Who you calling rich?

AUSTRALIAN newspapers should be carrying big, red “Oh the humanity” warnings so readers can brace themselves for the horror that lies within. Death and destruction in China. Death and despotism in Burma.
And most harrowing of all: the unspeakable deprivations suffered by victims of the Rudd Government’s first budget.

Cyclone Swan and Earthquake Kev ripped through the nation just over a week ago. Linked to disturbances caused by the El Election effect, they generated gales of blistering spin and left an adhocratic Opposition on the verge of collapsing into a small, contradictory mound of rubble with a crew cut.

At first, civilian victims were hard to find. But the nation’s intrepid reporters knew they had to be buried somewhere, and battled tirelessly through the wreckage. Salvage teams fought their way east to the art-deco charmers in the barrister belt, and west to the McMansions with their six-packs of lavatories in wall-to-wall garage land.

Finally, the first, gut-wrenching photos emerged: sobbing soccer mums and dads stripped of their baby bonuses, their Family Tax Benefit Bs and their next S-type Jaguars.

“There’s been a terrible mistake,” came the collective cry. “We’re not rich. We’re working families. Aspirationals. Battlers, even. Some days we don’t know how we’re going to keep the SUV fleet in petrol and the heirs in the care of French au pairs. We’re ruined, I tell you, ruined.”

Yet instead of emergency aid drops of white truffle oil and marinated Margaret River feta, these devastated Australians are having to endure hurtful scepticism about whether families earning more than $150,000 a year can really rank themselves among the un-rich.

Let’s get one thing straight. High-end victims of the latest Australian federal budget are not rich. As these plucky six-figured fighters have been so quick to point out, they are actually the working middle class. Also the neo-poor, the Prada-penniless and the honestly-we’re-practically-destitute-if-you-compare-us-to-the-Trumps.

The pearl sniffers of the world only earn so much because they work so hard (in stark contrast to differently wealthed Australians such as hotel toilet cleaners who spend most of their night shifts sitting back on their fat, lazy laurels). Crusty uppers are also crippled by massive lifestyle overheads (once again, unlike those lucky bastards who’ve never suffered the financial hardship of having to replace a Maserati Spyder wiper blade).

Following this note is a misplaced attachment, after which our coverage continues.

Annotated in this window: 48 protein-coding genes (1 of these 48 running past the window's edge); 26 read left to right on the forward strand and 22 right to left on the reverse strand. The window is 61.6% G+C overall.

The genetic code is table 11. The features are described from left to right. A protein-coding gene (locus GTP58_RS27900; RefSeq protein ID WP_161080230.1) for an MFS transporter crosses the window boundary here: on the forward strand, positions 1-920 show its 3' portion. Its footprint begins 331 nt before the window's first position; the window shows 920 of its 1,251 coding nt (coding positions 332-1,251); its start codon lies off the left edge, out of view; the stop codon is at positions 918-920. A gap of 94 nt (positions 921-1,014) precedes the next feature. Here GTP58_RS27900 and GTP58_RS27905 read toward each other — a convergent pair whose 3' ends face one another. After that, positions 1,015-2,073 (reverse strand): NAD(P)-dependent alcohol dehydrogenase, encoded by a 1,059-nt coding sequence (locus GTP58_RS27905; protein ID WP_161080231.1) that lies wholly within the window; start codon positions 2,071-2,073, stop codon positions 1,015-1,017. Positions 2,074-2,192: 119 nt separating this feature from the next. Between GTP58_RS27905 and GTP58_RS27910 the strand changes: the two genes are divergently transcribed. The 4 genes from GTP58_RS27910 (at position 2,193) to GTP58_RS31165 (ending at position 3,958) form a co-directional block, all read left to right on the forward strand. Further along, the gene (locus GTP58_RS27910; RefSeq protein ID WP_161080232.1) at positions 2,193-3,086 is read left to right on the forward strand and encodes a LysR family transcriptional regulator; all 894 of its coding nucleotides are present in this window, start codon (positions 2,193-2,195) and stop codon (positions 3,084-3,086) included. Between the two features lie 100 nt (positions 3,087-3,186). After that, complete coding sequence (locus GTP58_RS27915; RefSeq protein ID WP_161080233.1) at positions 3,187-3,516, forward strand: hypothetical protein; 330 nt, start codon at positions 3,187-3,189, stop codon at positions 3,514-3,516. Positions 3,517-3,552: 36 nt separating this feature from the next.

If all this wasn’t bad enough, the ruling Rudditary junta is exploiting the chaos by engaging in an unforgivable act of white-trash eugenics, pricing low-end babies at $5000 more a unit than elite stock. Liberal MP Wilson Tuckey is one of the few dissenters brave enough to speak out: “(In) the racing business we tend to look at the high achievers as those that should have foals.”

So please, Australia, let’s open our hearts and our middle-class welfare wallets and remember that merchant bankers with conga lines of zeros nesting in their bank accounts are poor people, too.

The second wave of victims to emerge in the budget aftermath are, of course, those lost souls who now have to pay more for pre-mixed alcoholic beverages.

No decent person could have failed to have been moved by the heartbreaking story of “ute man” Dave McKinlay who appeared on page one of The Australian last Thursday. The 27-year-old Brisbane plasterer exposed the true cost of the Government’s outrageous new economic maxim of boozer-pays when he revealed that a six-pack of bourbon and cola would now cost him an extra $7.

Yet once again, the nation’s heartless response has been nothing short of shocking. Some callous mongrels are suggesting that ready-to-drink beverages are for girls (also the Government line). Others are wondering why McKinlay can’t change tipples or simply buy a bottle of bourbon and a bottle of cola and mix these things together himself.

For God’s sake. This is a ute man we’re talking about here. He has a hard-earned thirst that needs a big cold can of something brown, not a poncy bottle of Brendan Nelson’s pink fizz.

Hopefully UN Secretary-General Ban Ki-moon will stop wasting his time in Burma and China and send shipments of emergency alcopops to Australia — land of the great, white victim — to put us all out of our misery.

- originally published in The Australian on 22-05-2008.

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